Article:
If you're still with me, here's my main gripe. If 'The Lords of Salem' has been done as an intentional retro B Movie we'd have all laughed along willingly - trouble is though it feels as if we're meant to take is seriosuly. In other words, it's not quite 'so bad it's good' and this strangely makes it even worse!

Watching 'The Lords of Salem' will leave you with that numb feeling you get when you know you've watched something bad. You don't know why and can't be bothered to analyse why.....you just 'know'.

Sorry folks; but from one Zombie fan to others, brace yourself for a big let down.

PS - Sid Haig's part is absolutely tiny (correction, completely cut)....another disappointment!
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Format: DVD Verified Purchase
I was honestly quite surprised (in a good way) by this movie. I saw some previous titles from Rob Zombie and he never really appealed to me. I always found him to be a kind of grown-up out of control teenager, too derivative of others' filmography and style, although with a sometimes interesting wild style, but nothing more.
So I was admired by his new movie, because it's elegant, it's stylish, it's dark, it manages to convey you a sense of suspension, a nightmarish atmosphere, almost like John Carpenter's masterpiece, "Prince of Darkness" meeting David Lynch's nightmares.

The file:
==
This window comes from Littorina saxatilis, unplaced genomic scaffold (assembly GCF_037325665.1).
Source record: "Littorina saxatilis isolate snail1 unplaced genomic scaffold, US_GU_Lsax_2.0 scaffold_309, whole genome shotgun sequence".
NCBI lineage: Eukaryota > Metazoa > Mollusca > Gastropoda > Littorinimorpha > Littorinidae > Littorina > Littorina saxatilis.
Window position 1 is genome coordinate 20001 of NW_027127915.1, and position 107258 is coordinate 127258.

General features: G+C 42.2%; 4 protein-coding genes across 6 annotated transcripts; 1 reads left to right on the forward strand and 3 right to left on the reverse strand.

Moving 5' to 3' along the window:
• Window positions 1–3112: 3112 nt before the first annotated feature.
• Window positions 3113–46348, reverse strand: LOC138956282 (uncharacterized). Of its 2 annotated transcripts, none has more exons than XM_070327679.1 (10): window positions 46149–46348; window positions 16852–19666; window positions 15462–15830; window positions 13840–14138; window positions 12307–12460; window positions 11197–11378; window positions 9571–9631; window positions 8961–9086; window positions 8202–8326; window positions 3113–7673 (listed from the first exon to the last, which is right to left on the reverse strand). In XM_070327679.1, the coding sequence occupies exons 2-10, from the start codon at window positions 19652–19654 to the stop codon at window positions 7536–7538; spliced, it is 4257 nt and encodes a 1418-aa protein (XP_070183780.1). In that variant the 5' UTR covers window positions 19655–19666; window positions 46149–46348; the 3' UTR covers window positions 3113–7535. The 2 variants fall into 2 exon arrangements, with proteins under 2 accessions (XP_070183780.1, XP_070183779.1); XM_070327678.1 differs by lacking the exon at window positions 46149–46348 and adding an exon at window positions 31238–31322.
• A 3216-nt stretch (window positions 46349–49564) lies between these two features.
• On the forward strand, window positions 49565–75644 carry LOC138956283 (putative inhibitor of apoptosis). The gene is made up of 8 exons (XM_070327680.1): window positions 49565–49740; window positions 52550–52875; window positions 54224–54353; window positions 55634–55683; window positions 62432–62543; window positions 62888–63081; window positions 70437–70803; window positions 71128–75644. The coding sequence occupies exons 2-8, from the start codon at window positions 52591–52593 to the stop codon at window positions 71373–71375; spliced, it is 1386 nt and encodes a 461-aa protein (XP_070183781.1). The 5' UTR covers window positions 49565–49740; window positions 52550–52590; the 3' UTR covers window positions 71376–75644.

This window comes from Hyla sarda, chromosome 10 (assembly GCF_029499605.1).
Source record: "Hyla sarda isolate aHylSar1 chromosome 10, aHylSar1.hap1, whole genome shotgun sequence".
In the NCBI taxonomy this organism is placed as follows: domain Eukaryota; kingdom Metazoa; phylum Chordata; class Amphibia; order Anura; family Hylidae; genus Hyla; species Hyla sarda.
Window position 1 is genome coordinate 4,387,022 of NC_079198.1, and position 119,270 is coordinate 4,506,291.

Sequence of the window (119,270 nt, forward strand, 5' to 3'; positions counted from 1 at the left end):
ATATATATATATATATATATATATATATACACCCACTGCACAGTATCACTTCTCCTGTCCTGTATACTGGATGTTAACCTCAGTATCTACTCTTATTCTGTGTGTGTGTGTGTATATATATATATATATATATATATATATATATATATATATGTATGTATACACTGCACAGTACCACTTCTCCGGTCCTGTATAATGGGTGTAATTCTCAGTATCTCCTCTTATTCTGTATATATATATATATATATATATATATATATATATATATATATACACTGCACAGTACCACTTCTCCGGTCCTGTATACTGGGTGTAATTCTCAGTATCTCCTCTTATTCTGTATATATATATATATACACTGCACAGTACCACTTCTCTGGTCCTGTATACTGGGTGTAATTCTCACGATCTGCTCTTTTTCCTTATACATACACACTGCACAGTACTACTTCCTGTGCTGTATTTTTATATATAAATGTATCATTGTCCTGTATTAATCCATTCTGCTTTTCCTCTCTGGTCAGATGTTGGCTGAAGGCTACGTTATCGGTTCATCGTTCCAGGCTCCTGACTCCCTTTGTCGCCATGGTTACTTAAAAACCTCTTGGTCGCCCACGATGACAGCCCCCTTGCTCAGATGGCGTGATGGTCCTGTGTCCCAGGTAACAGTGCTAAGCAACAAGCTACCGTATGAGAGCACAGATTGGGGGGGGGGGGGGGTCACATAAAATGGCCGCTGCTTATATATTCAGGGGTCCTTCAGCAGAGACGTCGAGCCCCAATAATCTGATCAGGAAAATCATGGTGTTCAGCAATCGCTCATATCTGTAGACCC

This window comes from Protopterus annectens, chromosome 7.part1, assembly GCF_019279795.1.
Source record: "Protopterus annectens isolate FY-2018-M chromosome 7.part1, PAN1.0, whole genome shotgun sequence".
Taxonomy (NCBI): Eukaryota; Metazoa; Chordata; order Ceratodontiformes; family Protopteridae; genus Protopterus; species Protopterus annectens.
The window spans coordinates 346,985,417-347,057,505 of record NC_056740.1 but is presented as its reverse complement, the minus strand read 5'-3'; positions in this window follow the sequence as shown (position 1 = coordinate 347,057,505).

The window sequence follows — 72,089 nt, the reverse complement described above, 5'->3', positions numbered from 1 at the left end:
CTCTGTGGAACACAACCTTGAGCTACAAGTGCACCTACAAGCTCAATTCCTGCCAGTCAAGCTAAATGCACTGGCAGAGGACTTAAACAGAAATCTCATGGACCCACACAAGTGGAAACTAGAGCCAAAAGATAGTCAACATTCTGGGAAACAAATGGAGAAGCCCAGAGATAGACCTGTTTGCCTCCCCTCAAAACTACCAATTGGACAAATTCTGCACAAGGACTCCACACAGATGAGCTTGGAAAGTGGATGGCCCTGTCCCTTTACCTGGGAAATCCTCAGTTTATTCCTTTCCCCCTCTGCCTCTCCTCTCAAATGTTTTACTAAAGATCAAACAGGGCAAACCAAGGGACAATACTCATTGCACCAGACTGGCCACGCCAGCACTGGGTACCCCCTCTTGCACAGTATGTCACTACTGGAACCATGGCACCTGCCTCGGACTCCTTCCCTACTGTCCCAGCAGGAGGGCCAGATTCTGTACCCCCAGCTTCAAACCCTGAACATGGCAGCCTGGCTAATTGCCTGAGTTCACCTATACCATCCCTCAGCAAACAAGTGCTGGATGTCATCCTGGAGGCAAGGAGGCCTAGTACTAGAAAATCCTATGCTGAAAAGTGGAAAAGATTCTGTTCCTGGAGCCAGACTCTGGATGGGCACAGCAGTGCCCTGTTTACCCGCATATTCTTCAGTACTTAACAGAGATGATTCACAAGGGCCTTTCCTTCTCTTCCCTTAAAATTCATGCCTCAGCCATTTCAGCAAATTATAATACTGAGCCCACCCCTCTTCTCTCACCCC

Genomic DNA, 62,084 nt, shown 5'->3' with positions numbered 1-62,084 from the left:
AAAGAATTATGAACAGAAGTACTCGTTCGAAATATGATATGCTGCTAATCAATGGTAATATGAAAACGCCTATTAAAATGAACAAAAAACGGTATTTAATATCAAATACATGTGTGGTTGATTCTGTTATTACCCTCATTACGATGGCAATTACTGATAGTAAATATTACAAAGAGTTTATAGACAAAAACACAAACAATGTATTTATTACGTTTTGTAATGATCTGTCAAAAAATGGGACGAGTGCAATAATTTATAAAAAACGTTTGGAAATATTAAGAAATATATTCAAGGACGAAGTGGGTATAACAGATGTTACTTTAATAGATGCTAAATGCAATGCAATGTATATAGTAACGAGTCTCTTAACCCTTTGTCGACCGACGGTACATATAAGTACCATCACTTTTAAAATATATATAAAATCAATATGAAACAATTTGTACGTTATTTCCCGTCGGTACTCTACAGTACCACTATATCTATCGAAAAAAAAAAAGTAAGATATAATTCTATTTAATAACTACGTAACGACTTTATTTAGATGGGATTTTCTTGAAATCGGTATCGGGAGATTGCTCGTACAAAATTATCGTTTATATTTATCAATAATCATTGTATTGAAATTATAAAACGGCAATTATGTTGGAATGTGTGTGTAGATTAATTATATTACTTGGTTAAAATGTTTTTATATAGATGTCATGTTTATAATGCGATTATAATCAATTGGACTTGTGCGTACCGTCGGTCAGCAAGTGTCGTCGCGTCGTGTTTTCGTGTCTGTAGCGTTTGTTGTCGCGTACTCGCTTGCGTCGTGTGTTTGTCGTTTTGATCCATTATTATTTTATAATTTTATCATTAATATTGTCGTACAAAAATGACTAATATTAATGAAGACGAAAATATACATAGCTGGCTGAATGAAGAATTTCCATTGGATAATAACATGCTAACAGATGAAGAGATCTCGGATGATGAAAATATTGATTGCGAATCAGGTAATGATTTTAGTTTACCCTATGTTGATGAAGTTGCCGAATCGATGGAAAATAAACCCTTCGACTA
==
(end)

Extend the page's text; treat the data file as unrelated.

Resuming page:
Of course the film is full of references and tributes to other movies (Shining, Carpenter, Melies, etc...) but it seems that Rob Zombie has finally grown up as an adult, and doesn't really need to shock anymore, but to impress in an almost subconscius way.
But, although switching to an apparent opposite approach, the results are quite the same as before: the story is not so rich and complex, exactly like in his previous movies: here, more than before, there are certainly some great ideas, but they never come together and make a point so you can really enter the world Rob has been so "charmingly" painted before your eyes.
What's missing to be a masterpiece is that you sense that something's gong on, but you're expectations are just met at the end, in a kind of bizarre and, to me, unresolved way: too easily reduce to a kind of dance of death, with not such a deep or dense meaning (the plot is basically about a not feeling good woman who gets caught by witches for a satanic sacrifice).
You're just admiring a string of beautiful scenes, but you' re almost not welcome to touch it and be part of it. So eventually, after so many expectations, you get let down by the movie.